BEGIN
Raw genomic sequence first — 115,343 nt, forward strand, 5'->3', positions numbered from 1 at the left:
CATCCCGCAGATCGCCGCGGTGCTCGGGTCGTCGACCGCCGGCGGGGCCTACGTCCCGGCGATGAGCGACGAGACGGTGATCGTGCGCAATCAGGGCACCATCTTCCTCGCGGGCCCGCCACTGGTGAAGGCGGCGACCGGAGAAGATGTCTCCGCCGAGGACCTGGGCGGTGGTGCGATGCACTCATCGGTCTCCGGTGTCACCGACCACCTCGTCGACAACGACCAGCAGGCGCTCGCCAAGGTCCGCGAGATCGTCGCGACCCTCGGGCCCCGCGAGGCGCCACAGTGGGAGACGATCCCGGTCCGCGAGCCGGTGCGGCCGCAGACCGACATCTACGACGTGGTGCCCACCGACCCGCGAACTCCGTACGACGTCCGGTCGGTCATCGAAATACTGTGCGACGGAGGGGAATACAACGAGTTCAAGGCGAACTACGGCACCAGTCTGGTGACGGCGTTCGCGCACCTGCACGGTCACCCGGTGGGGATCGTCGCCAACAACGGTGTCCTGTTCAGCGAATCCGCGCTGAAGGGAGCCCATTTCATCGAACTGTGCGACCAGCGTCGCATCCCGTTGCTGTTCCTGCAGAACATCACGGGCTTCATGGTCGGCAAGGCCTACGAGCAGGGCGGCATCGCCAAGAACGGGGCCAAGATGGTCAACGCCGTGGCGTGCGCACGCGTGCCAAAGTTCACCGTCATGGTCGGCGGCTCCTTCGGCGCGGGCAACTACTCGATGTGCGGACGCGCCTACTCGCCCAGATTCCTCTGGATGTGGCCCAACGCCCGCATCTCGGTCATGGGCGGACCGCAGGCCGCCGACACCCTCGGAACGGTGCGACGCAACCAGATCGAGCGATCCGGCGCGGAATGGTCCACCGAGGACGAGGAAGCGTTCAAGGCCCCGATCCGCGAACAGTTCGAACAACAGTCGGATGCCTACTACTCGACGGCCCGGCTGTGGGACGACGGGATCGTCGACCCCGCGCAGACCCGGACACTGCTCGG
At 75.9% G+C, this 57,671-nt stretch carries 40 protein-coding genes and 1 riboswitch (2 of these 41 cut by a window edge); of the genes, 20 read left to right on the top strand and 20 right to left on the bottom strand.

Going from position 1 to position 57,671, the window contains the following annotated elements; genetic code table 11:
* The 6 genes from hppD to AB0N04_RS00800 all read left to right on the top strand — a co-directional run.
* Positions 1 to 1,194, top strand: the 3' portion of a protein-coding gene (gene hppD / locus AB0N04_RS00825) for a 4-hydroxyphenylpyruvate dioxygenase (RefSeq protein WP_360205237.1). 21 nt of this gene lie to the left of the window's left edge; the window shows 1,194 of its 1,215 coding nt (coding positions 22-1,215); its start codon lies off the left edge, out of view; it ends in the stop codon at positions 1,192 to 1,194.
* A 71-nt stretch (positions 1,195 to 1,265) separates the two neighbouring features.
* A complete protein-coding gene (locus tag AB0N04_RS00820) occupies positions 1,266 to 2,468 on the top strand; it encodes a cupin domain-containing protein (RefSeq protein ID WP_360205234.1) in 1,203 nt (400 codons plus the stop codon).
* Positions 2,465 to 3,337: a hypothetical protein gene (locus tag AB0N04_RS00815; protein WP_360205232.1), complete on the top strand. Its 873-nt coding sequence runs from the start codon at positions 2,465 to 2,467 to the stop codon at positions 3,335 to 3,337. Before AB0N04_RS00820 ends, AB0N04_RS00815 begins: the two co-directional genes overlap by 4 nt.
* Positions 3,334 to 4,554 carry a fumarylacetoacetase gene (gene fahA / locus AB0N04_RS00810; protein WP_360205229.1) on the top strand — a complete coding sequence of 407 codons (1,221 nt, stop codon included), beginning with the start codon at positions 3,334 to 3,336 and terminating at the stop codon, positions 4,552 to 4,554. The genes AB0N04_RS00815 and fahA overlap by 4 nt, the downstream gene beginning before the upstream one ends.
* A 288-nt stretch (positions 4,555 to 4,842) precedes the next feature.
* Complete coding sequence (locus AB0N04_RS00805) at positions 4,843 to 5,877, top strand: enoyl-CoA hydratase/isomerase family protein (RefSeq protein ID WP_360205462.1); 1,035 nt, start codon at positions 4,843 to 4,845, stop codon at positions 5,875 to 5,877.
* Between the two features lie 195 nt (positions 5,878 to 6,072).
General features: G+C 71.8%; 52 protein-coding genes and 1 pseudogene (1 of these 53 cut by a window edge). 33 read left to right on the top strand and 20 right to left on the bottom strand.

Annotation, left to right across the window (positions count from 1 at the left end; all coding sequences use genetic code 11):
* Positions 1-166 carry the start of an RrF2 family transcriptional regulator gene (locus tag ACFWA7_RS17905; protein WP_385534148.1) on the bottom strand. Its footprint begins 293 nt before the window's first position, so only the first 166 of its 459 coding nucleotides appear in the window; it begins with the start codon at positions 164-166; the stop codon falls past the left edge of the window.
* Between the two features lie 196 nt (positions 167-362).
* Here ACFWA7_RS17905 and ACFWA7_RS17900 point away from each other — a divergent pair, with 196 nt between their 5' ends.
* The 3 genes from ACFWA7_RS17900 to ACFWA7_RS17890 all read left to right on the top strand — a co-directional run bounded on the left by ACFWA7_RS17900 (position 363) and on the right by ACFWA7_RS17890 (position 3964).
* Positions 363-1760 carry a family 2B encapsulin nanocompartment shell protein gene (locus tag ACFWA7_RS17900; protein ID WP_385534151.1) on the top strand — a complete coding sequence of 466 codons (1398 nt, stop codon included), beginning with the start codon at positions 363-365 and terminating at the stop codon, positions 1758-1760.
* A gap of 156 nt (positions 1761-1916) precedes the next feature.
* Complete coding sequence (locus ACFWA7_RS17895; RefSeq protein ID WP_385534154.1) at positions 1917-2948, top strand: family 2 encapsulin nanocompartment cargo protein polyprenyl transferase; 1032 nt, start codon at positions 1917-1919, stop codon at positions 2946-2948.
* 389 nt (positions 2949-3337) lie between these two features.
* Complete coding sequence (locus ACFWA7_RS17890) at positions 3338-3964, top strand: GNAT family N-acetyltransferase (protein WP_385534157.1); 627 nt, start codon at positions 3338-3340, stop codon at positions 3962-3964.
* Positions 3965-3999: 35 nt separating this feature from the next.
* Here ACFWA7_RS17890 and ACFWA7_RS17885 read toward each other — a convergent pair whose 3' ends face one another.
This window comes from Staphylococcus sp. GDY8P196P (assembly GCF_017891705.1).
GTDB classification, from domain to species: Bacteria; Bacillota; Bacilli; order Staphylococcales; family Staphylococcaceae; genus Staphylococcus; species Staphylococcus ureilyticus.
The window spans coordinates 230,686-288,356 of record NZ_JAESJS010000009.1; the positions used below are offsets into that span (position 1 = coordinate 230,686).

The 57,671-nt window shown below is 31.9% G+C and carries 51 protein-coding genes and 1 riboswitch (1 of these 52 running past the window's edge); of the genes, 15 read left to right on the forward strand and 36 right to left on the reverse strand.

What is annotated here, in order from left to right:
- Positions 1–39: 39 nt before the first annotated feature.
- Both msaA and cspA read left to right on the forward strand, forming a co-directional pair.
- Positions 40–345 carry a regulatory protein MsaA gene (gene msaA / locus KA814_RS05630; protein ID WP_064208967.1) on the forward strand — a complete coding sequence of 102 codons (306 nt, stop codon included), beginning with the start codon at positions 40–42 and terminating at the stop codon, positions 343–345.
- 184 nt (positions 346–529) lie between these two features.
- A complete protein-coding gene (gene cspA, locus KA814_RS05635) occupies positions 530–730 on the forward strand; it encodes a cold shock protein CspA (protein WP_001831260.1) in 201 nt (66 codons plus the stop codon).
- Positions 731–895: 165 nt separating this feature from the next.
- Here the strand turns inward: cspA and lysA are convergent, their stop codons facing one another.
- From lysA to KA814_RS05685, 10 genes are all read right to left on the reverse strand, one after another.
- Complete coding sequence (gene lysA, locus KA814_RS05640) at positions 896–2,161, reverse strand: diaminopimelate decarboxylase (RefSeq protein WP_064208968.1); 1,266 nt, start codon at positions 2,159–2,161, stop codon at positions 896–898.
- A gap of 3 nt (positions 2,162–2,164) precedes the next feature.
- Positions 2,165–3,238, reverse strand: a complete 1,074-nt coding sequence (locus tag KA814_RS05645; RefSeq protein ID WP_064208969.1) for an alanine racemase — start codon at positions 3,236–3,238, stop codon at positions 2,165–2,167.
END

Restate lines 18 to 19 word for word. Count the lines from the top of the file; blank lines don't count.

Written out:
* Here ACFWA7_RS17905 and ACFWA7_RS17900 point away from each other — a divergent pair, with 196 nt between their 5' ends.
* The 3 genes from ACFWA7_RS17900 to ACFWA7_RS17890 all read left to right on the top strand — a co-directional run bounded on the left by ACFWA7_RS17900 (position 363) and on the right by ACFWA7_RS17890 (position 3964).